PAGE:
The FAA has revoked the pilot certificates of former FAA Safety Manager and longtime Flying magazine columnist Martha Lunken after she flew under Jeremiah Morrow Bridge near Cincinnati in 2020. According to a feature story on Lunken on Cinncinnati.com by the Cincinnati Examiner’s Keith Biery Golick, Lunken has known for some time about a potential certificate action by the FAA because of the bridge stunt, but only recently learned that she had gotten about the worst possible outcome, not the suspension, but the revocation of her certificates. That means that she can start over, as a student pilot, after a year. Lunken is 79, but I wouldn’t put it past her.
In full disclosure, I’ve known Martha for the last couple of decades. She worked for me when I was at Flying, and I have tremendous respect for her writing and her aviation accomplishments, as well as great fondness for her personally. That said, her judgment, which she will be the first to admit, can be questionable at times.
Flying made the rare move of suspending Lunken from her monthly column as a result of the FAA action, writing on its Facebook page, “Martha Lunken, longtime FLYING columnist, was subject to an FAA certificate action following an incident in 2020. Lunken has been upfront with the FAA and FLYING throughout the process as we’ve waited for a final outcome to be determined.” That final outcome was, of course, the FAA’s big hammer coming down.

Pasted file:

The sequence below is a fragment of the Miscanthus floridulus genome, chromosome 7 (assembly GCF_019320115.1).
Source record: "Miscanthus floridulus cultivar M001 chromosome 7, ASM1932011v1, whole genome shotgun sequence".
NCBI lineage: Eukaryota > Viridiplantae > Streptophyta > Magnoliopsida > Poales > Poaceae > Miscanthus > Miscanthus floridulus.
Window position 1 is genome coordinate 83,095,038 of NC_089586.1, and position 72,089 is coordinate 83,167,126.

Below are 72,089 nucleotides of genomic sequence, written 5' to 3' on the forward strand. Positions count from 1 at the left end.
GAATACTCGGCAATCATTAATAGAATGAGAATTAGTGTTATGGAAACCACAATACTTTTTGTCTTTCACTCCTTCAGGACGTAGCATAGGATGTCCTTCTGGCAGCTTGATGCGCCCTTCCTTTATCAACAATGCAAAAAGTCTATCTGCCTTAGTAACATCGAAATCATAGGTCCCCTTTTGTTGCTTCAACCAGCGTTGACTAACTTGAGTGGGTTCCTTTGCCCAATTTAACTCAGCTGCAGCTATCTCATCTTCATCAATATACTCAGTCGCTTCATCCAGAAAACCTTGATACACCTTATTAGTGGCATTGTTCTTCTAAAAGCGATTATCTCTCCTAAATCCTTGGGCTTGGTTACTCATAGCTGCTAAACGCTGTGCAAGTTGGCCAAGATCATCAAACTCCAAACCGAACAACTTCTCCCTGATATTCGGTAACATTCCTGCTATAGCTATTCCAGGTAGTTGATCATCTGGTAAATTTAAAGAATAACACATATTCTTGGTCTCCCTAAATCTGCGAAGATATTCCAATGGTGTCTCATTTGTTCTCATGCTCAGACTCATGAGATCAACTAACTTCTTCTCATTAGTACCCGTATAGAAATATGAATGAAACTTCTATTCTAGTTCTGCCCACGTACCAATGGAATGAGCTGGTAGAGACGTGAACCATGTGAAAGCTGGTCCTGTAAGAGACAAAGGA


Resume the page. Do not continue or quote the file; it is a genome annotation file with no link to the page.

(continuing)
Flying went on to say about Lunken, “She acknowledges the mistake in judgment she made, and she’ll be working towards the return of her flying status in the future.” The magazine went on to say that Lunken would be on hiatus as a columnist, apparently until she gets her ticket back.
If you know Martha at all, you’re aware that she is no church mouse. She specializes in loudly voicing her opinion about what is right and what is good, and heaven help you if you’re in the way when she lets loose. And politically correct, she is not. A column from a while back voiced the opinion that, isn’t it true that every young woman pilot falls in love with her flight instructor? The piece got widely panned by pilots across the gender spectrum.
As far as Martha’s stunt is concerned, she has acknowledged her mistake—a state-operated remote camera, by the way, caught Lunken’s impulsive under bridge foray. Was what she did dangerous? Not really. Was it against FAA rules? Without question. Did the FAA have to slap her down for it? Of course, they didn’t. But seeing that she is such a public figure and a former FAA employee on top of that, the safety folks for the FAA might have felt as though they had no choice in the matter. And they might be right. Still, that hasn’t stopped the online mobs from piling on Martha for her mistake. It certainly was a mistake, though one for which I’d argue the FAA should have slapped her wrist, hard even, instead of revoking her ticket.
Even though she writes for a competitor, we are rooting for Martha to get back in the air and to keep telling her stories.